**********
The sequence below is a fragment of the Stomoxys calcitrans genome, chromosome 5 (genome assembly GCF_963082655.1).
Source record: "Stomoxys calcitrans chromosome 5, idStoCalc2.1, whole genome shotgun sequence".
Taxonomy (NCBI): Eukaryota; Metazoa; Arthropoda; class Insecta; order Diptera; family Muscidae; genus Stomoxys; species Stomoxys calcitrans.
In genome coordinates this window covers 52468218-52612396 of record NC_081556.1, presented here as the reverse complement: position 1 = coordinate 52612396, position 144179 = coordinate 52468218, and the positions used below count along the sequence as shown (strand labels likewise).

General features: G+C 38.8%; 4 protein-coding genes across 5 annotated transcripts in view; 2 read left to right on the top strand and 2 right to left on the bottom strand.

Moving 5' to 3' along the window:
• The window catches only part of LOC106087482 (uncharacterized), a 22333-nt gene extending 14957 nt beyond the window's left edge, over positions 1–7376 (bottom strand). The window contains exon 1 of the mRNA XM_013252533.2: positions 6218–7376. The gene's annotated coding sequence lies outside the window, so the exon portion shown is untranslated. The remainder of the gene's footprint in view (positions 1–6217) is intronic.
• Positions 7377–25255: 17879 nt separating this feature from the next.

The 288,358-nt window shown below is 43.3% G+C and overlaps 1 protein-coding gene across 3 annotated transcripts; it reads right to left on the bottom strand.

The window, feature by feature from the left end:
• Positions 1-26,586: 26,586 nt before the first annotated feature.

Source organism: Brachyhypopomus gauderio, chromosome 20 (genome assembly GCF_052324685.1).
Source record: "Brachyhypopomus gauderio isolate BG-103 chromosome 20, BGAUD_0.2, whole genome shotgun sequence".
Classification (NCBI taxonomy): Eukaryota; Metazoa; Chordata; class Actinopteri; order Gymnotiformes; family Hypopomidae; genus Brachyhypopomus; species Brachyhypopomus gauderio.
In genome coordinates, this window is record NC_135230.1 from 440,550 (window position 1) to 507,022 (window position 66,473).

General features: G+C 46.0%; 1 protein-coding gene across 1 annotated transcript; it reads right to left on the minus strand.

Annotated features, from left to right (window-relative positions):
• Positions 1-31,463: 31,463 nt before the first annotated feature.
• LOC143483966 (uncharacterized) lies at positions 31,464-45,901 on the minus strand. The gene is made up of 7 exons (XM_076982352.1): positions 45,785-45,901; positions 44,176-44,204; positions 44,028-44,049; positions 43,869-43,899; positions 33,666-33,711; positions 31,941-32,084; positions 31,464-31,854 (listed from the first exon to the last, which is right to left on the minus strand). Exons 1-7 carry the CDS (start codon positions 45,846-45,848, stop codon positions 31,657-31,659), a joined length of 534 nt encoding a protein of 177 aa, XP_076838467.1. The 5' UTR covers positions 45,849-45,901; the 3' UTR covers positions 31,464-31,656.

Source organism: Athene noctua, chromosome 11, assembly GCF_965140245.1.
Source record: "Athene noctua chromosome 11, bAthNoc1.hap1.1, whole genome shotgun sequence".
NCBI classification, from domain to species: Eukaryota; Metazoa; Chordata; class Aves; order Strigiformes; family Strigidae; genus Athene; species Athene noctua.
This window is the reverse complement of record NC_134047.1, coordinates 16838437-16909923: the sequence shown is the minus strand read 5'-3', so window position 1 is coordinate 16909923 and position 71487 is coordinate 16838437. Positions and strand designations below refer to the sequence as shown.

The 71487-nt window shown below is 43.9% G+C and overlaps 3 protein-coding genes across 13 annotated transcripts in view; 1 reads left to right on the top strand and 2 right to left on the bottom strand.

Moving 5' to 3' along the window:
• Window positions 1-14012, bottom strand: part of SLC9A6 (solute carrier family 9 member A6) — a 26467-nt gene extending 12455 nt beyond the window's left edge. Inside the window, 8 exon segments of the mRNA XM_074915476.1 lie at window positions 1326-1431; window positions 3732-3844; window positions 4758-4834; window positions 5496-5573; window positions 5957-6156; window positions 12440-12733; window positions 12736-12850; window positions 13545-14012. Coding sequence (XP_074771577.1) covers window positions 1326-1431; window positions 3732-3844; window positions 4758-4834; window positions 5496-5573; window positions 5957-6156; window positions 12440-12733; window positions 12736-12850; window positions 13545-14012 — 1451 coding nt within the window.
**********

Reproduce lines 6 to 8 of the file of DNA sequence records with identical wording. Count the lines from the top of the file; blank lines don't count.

Moving 5' to 3' along the window:
• The window catches only part of LOC106087482 (uncharacterized), a 22333-nt gene extending 14957 nt beyond the window's left edge, over positions 1–7376 (bottom strand). The window contains exon 1 of the mRNA XM_013252533.2: positions 6218–7376. The gene's annotated coding sequence lies outside the window, so the exon portion shown is untranslated. The remainder of the gene's footprint in view (positions 1–6217) is intronic.
• Positions 7377–25255: 17879 nt separating this feature from the next.